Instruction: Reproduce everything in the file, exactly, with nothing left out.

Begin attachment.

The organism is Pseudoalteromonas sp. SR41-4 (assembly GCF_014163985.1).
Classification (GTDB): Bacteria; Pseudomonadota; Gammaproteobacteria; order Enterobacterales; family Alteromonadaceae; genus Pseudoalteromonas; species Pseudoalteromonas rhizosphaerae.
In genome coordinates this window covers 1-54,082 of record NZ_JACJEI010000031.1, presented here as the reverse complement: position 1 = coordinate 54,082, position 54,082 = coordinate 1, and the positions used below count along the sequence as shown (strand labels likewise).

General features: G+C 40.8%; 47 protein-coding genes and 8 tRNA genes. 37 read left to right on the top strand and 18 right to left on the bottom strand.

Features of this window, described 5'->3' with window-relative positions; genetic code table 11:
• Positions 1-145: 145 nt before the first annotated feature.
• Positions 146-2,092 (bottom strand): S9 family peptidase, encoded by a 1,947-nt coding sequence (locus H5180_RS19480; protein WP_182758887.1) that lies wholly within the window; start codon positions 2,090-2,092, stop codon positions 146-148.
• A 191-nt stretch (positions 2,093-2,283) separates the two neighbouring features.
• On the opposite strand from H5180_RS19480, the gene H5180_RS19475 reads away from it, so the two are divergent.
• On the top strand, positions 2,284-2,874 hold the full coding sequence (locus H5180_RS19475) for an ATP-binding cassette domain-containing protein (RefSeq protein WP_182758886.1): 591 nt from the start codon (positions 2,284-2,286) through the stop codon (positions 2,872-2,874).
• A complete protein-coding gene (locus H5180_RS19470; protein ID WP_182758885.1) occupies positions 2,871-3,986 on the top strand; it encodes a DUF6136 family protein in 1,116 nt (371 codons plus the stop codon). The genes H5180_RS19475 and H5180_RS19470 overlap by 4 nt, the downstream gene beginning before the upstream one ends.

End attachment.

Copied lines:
The organism is Pseudoalteromonas sp. SR41-4 (assembly GCF_014163985.1).
Classification (GTDB): Bacteria; Pseudomonadota; Gammaproteobacteria; order Enterobacterales; family Alteromonadaceae; genus Pseudoalteromonas; species Pseudoalteromonas rhizosphaerae.
In genome coordinates this window covers 1-54,082 of record NZ_JACJEI010000031.1, presented here as the reverse complement: position 1 = coordinate 54,082, position 54,082 = coordinate 1, and the positions used below count along the sequence as shown (strand labels likewise).

General features: G+C 40.8%; 47 protein-coding genes and 8 tRNA genes. 37 read left to right on the top strand and 18 right to left on the bottom strand.

Features of this window, described 5'->3' with window-relative positions; genetic code table 11:
• Positions 1-145: 145 nt before the first annotated feature.
• Positions 146-2,092 (bottom strand): S9 family peptidase, encoded by a 1,947-nt coding sequence (locus H5180_RS19480; protein WP_182758887.1) that lies wholly within the window; start codon positions 2,090-2,092, stop codon positions 146-148.
• A 191-nt stretch (positions 2,093-2,283) separates the two neighbouring features.
• On the opposite strand from H5180_RS19480, the gene H5180_RS19475 reads away from it, so the two are divergent.
• On the top strand, positions 2,284-2,874 hold the full coding sequence (locus H5180_RS19475) for an ATP-binding cassette domain-containing protein (RefSeq protein WP_182758886.1): 591 nt from the start codon (positions 2,284-2,286) through the stop codon (positions 2,872-2,874).
• A complete protein-coding gene (locus H5180_RS19470; protein ID WP_182758885.1) occupies positions 2,871-3,986 on the top strand; it encodes a DUF6136 family protein in 1,116 nt (371 codons plus the stop codon). The genes H5180_RS19475 and H5180_RS19470 overlap by 4 nt, the downstream gene beginning before the upstream one ends.